Accepted knowledge is that high carb low fat diet is good. Paleo diet says opposite, the claims seem solid for the Paleo diet but I am still skeptical as Science seems to think that conventional wisdom is correct but am looking to see if there are any problems with either side of the argument.

One day I stumbled across this site.

The basic claim laid out there is this: We as humans only started eating large amounts of carbs when we got into agriculture. Even then, it's only in the last 100 years we started to put them (including sugar) into everything in large amounts. The human body was not made for this and quite a few modern diseases can be traced back to eating too many carbs (diabetes and obesity are easiest to connect to carb overconsumption).

The process in your body can be summarized like this:

  1. When you eat carbs your body immediately converts them to glucose.
  2. Because of the higher blood sugar levels (lots of glucose in your blood,) your body makes insulin.
  3. The insulin puts your body in a state where it absorbs all glucose it can find into its cells and starts running on glucose.
  4. At the same time, instead of using it, your body stores all fat that comes in.
  5. The result is that, when your done eating, it won't take that long to work through your glucose stores (usually one or two hours) after which you will be hungry again. So you'll start filling up on carbs again and in this way leave the fat stores constantly growing.

The science behind this seems solid but the leading advice agencies still advise eating lots of carbs and staying low on fat and protein.

It took me a few weeks of off and on reading of everything I could find on this subject before I started to believe in the science. I was really skeptical when I read the first page, but I had a real hard time finding holes in the theory so, in the end, I gave it a try. It's been around 5 weeks now and I've lost 6 kilos, the great thing is that I have been less hungry then normal (while eating a few hundred calories less a day).

I can't find any serious problems with this diet (lifestyle). I'm hoping for some discussion on the health benefits or problems associated with this lifestyle. The most common comment is that eating more fat and protein will give you a elevated risk of heart disease. I believe its a lot more complicated then that. If you take in account the two different kinds of cholesterol (LDL and HDL?) and adjust your diet to optimize the balance between those two I think the risk of heart disease as a result of the higher fat and protein intake is negligible. The fact that you will almost definitely lose weight however will do wonders for your chances of (not) getting heart disease.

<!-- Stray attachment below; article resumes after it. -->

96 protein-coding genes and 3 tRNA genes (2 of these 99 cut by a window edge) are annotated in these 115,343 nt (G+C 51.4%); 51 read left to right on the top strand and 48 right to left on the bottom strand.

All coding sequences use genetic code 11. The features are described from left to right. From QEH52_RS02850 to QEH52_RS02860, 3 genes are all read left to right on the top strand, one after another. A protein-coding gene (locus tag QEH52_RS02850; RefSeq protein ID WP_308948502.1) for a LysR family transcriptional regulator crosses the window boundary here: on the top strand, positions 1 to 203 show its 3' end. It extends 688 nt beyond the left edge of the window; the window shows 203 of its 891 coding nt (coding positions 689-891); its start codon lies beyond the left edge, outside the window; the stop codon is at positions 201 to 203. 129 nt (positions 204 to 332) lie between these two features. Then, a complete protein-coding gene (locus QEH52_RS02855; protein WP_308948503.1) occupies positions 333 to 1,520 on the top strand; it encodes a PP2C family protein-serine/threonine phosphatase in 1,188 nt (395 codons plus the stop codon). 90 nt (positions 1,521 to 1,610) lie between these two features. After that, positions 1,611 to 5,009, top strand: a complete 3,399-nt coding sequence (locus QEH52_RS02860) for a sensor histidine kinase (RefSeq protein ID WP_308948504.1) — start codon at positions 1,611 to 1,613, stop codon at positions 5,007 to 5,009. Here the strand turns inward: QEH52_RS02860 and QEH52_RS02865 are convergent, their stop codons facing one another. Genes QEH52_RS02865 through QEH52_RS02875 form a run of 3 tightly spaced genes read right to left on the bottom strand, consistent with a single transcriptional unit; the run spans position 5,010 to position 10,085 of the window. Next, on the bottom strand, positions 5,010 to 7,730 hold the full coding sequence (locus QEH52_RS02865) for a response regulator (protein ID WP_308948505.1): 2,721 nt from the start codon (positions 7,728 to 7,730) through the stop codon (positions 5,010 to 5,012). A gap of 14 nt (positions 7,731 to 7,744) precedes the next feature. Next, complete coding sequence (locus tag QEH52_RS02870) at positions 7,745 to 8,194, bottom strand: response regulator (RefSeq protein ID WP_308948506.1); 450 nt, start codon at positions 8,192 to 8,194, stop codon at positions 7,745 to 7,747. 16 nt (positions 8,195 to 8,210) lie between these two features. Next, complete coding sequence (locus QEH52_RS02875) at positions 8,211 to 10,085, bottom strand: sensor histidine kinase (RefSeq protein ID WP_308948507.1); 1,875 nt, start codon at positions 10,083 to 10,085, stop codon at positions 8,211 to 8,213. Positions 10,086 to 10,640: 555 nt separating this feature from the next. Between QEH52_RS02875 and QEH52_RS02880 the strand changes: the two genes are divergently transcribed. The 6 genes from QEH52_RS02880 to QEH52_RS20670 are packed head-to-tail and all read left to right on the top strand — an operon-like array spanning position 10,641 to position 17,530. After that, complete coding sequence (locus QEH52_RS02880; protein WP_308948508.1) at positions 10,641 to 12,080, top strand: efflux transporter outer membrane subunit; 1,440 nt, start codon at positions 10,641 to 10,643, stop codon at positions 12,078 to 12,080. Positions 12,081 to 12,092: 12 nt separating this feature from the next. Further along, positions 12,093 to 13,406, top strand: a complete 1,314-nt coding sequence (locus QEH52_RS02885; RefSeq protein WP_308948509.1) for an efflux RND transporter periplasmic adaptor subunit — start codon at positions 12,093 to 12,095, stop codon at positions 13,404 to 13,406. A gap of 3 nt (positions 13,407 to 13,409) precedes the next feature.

To further clarify my question: the accepted knowledge is that its healthier to live on a low fat, high carb diet. The Primal or Paleo diet says its the other way around, that low carb, high fat is healthier. Science seems to think conventional wisdom is correct and a high carb, low fat diet is best. I'm looking for a skeptical look at the facts. Am I goaded into believing a pseudo diet science? Or does the claim that a low carb, high fat diet is healthier seem scientifically plausible?

I would like to end with saying this is my first contribution to this stack exchange community, so if this question has any major flaws, I would like to hear what I can do to fix them. I would also like to mention that English is not my first language so please excuse me for not being as clear and concise as I might have been otherwise, I found it hard to summarize this subject to a relatively small piece of text. :)

  • Related: Does the Atkins diet work?
    – Borror0
    Mar 18, 2011 at 4:43
  • 4
    Don’t have references, hence this is a comment not an answer. The science behind this in general is sound but there are three problems: 1. it relies too much on evolutionary inference – a lot of flawed research has sprung out of this, 2. humans back then died much much younger than they do today, 3. there are numerous studies that show that eating too much meat (and really, any kind) leads to all kinds of health problems. Mar 21, 2011 at 17:00
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    Alright Konrad, thanks for the comment! As I understand it, the AVERAGE age back then was a lot lower but this was mostly due to infant mortality (and maybe a saber tooth attack here and there). From what I understand you could easily reach 70 once you passed the dangerous first few years. It's not really necessary to eat more meat then normal, I barely eat anything more then I did before. And even if you do eat more meat there are also numerous studies that show overweight, even a little bit, also leads to health problems. I wonder witch of those factors is more damaging...
    – Kingannoy
    Mar 22, 2011 at 21:47
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    Paleo is not necessarily low carb...
    – Muhd
    Apr 28, 2012 at 21:09

3 Answers 3


"We as humans only started eating large amounts of carbs when we got into agriculture. Even then, it's only in the last 100 years we started to put them (including sugar) into everything in large amounts."